A welcome surprise: Important criminal justice reforms under Trump

A welcome surprise: Important criminal justice reforms under Trump
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When President TrumpDonald John TrumpDem senator says Zelensky was 'feeling the pressure' to probe Bidens 2020 Dems slam Trump decision on West Bank settlements Trump calls latest impeachment hearings 'a great day for Republicans' MORE was elected, I thought criminal justice reform was probably dead at the federal level. Groups such as mine should focus on state reform, I thought, and federal reform would have to wait at least four years.

The Jeff SessionsJefferson (Jeff) Beauregard SessionsPress: Ukraine's not the only outrage To understand death behind bars, we need more information White House backs Stephen Miller amid white nationalist allegations MORE era at the Department of Justice produced some major sentencing injustices, such as the cases of Matthew Charles of Nashville, Tennessee, and Frederick Turner of Woodbridge, Virginia. Moreover, the president has called for the death penalty for drug dealers, even though many people who sell drugs also are addicts.

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Yet not everything has turned out badly. In fact, the federal prison population has continued to fall during Trump’s first two years in office. As for legislative action, there are many modest but important reforms that groups such as FAMM long have thought the federal system needs and now appear to be on the horizon.

Reforms, such as:

  • Finally reducing sentences for the nearly 3,000 federal prisoners, mostly black men, who received excessive prison terms for crack cocaine-related offenses. Congress repudiated the indefensible 100:1 crack-powder sentencing disparity in 2010, but never extended that reform to those sentenced before the law was enacted;
  • Eliminating mandatory life sentences for third-time drug offenders;
  • Expanding the drug safety valve so fewer low-level drug offenders get sentences designed for kingpins;
  • Preventing prosecutors from stacking lengthy sentence enhancements, intended for repeat offenders, in cases where an offender has not been convicted previously;
  • Reducing the number of elderly and dying prisoners who are serving unnecessary time in prison by making necessary improvements to the federal compassionate release program, such as giving individuals the ability to appeal denied petitions for compassionate release in federal court;
  • Expanding the amount of time incarcerated individuals can earn off their sentences for good behavior from 47 to 54 days per year;
  • Preventing the federal Bureau of Prisons from sending incarcerated individuals so far away from their families and loved ones; and
  • Investing hundreds of millions of dollars in rehabilitative programming, an investment likely to be recouped when fewer individuals return to prison.

In January 2017, I doubted that any of these reforms could have been signed into law. As of last week, it appears Congress and the president are close to securing bipartisan legislation that includes not one of these reforms, but all of them. Some of the reforms were included in the FIRST STEP Act, prison reform legislation passed by the U.S. House in May by an overwhelming vote of 360-59. The sentencing provisions are being negotiated by bipartisan congressional leaders and the White House.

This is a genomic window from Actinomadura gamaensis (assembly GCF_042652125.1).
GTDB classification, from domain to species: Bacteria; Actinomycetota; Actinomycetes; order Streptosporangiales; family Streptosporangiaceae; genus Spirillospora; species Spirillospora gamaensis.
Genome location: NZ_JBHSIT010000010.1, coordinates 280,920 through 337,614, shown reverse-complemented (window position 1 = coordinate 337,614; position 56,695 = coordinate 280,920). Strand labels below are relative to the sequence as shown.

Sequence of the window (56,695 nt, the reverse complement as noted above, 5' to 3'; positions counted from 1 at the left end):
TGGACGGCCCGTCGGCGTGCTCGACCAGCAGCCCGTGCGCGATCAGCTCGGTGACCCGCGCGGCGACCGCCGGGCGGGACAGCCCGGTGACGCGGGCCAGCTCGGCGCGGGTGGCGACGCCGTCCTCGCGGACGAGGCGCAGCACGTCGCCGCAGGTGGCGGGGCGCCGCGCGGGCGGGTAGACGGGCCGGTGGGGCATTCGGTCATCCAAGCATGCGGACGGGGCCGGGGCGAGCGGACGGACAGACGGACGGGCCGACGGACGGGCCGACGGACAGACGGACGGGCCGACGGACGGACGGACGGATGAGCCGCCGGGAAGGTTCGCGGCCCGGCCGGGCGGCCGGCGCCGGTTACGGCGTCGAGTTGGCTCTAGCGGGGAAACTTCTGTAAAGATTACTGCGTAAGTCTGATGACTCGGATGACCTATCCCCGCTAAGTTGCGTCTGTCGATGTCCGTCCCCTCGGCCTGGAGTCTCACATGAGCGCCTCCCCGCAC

Just last week, the Fraternal Order of the Police (FOP) endorsed this compromise FIRST STEP-plus-sentencing reform package. The FOP’s endorsement is the latest in a long line of law enforcement group endorsements for the bill. The organization’s support is notable because the FOP initially opposed the FIRST STEP Act. Its endorsement should silence the small but noisy “Chicken Little” crowd, which squawks “Soft on crime!” every time criminal justice reform begins to move.

The FIRST STEP-plus-sentencing compromise is not perfect. Many of us who support reform want Congress to act more boldly, for example, by repealing mandatory minimum sentencing laws entirely. We want all sentencing reforms to apply retroactively so that those serving excessive sentences today can benefit. Finally, we want higher-risk incarcerated individuals to have incentive to participate in recidivism-reducing programming.

Groups such as FAMM recognize that we have more work to do before Congress would pass these bolder reforms. We must show election-minded policymakers that the public supports broader reform, and that enacting such reform is not only the right thing to do, it also is politically popular.

For now, we cannot afford to let what’s perfect be the enemy of what’s good — and the FIRST STEP-plus-sentencing compromise is good. Its smart sentencing and prison reforms will keep more families together and make our communities stronger and safer. The Senate should approve the compromise as soon as possible.

Kevin Ring is the president of FAMM and editor of  “Scalia’s Court: A Legacy of Landmark Opinions and Dissents” (Regnery).